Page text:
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Why AI Will Be the Best Tool for Extending Our Longevity

artificial intelligence future of health longevity

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#1 Engadin

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Posted 17 December 2019 - 09:29 PM


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F U L L   T E X T   S O U R C E :   SingularityHub

 

 

 

 

 

Dmitry Kaminskiy speaks as though he were trying to unload everything he knows about the science and economics of longevity—from senolytics research that seeks to stop aging cells from spewing inflammatory proteins and other molecules to the trillion-dollar life extension industry that he and his colleagues are trying to foster—in one sitting.
 
At the heart of the discussion with Singularity Hub is the idea that artificial intelligence will be the engine that drives breakthroughs in how we approach healthcare and healthy aging—a concept with little traction even just five years ago.
 
“At that time, it was considered too futuristic that artificial intelligence and data science … might be more accurate compared to any hypothesis of human doctors,” said Kaminskiy, co-founder and managing partner at Deep Knowledge Ventures, an investment firm that is betting big on AI and longevity.
 
How times have changed. Artificial intelligence in healthcare is attracting more investments and deals than just about any sector of the economy, according to data research firm CB Insights. In the most recent third quarter, AI healthcare startups raised nearly $1.6 billion, buoyed by a $550 million mega-round from London-based Babylon Health, which uses AI to collect data from patients, analyze the information, find comparable matches, then make recommendations.
 
Even without the big bump from Babylon Health, AI healthcare startups raised more than $1 billion last quarter, including two companies focused on longevity therapeutics: Juvenescence and Insilico Medicine.
 
The latter has risen to prominence for its novel use of reinforcement learning and general adversarial networks (GANs) to accelerate the drug discovery process. Insilico Medicine recently published a seminal paper that demonstrated how such an AI system could generate a drug candidate in just 46 days. Co-founder and CEO Alex Zhavoronkov said he believes there is no greater goal in healthcare today—or, really, any venture—than extending the healthy years of the human lifespan.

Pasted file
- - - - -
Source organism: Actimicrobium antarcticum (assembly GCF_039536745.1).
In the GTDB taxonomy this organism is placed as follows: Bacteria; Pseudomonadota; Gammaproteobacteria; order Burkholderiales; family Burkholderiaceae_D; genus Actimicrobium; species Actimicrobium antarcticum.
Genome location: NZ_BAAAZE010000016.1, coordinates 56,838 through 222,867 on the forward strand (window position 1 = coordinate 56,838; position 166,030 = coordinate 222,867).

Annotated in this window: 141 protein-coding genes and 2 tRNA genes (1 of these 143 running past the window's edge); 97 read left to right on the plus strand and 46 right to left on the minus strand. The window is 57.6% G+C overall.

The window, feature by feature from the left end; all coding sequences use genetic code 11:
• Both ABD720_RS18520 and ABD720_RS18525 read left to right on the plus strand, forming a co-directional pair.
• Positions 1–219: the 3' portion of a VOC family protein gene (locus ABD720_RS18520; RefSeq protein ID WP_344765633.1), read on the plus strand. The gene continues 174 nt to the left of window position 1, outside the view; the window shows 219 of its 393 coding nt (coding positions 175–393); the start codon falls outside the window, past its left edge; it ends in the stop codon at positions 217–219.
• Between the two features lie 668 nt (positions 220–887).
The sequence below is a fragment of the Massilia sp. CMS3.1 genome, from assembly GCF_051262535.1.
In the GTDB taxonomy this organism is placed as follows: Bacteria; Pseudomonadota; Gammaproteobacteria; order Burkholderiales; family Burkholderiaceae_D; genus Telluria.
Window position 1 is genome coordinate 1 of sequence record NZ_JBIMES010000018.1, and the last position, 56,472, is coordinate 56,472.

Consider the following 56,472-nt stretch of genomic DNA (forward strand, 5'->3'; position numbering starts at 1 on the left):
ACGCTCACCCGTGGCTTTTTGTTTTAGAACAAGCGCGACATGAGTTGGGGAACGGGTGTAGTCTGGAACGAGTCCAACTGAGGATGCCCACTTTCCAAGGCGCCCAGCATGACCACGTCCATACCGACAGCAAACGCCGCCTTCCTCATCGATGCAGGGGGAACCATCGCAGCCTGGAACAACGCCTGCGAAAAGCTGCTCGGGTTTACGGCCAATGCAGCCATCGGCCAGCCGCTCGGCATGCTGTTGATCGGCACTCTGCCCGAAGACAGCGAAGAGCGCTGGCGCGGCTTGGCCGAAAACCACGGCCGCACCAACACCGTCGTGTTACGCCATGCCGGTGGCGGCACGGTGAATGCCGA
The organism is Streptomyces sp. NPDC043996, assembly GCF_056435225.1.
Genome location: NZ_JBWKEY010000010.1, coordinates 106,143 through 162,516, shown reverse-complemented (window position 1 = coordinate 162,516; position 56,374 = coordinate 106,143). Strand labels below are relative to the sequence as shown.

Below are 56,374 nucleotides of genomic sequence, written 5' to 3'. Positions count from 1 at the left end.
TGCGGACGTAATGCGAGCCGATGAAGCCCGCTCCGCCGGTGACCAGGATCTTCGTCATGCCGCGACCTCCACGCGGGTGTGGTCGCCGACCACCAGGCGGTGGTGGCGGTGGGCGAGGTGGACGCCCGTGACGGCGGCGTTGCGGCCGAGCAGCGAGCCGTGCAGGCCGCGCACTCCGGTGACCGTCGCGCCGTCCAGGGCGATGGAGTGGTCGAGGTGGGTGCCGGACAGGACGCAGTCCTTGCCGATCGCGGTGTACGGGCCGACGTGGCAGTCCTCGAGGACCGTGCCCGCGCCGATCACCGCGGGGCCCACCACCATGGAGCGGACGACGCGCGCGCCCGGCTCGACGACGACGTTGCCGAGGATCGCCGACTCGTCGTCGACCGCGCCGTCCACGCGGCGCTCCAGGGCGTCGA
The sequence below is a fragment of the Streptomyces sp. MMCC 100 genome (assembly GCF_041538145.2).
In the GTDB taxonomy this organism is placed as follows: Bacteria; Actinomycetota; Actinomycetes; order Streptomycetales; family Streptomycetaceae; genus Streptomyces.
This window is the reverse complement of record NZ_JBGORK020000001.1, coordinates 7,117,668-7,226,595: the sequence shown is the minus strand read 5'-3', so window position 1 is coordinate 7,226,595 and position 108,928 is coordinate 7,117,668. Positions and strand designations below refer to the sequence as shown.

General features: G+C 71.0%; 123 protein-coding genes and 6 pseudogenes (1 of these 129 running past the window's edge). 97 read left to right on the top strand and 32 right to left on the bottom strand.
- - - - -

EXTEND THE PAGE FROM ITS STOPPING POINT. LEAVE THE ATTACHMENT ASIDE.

“I don’t think that there is anything more important than that,” he told Singularity Hub, explaining that an unhealthy society is detrimental to a healthy economy. “I think that it’s very, very important to extend healthy, productive lifespan just to fix the economy.”
 
 
An Aging Crisis
 
The surge of interest in longevity is coming at a time when life expectancy in the US is actually dropping, despite the fact that we spend more money on healthcare than any other nation.
 
A new paper in the Journal of the American Medical Association found that after six decades of gains, life expectancy for Americans has decreased since 2014, particularly among young and middle-aged adults. While some of the causes are societal, such as drug overdoses and suicide, others are health-related.
 
While average life expectancy in the US is 78, Kaminskiy noted that healthy life expectancy is about ten years less.
 
To Zhavoronkov’s point about the economy (a topic of great interest to Kaminskiy as well), the US spent $1.1 trillion on chronic diseases in 2016, according to a report from the Milken Institute, with diabetes, cardiovascular conditions, and Alzheimer’s among the most costly expenses to the healthcare system. When the indirect costs of lost economic productivity are included, the total price tag of chronic diseases in the US is $3.7 trillion, nearly 20 percent of GDP.
 
“So this is the major negative feedback on the national economy and creating a lot of negative social [and] financial issues,” Kaminskiy said.
 
 
Investing in Longevity
 
That has convinced Kaminskiy that an economy focused on extending healthy human lifespans—including the financial instruments and institutions required to support a long-lived population—is the best way forward.
 
He has co-authored a book on the topic with Margaretta Colangelo, another managing partner at Deep Knowledge Ventures, which has launched a specialized investment fund, Longevity.Capital, focused on the longevity industry. Kaminskiy estimates that there are now about 20 such investment funds dedicated to funding life extension companies.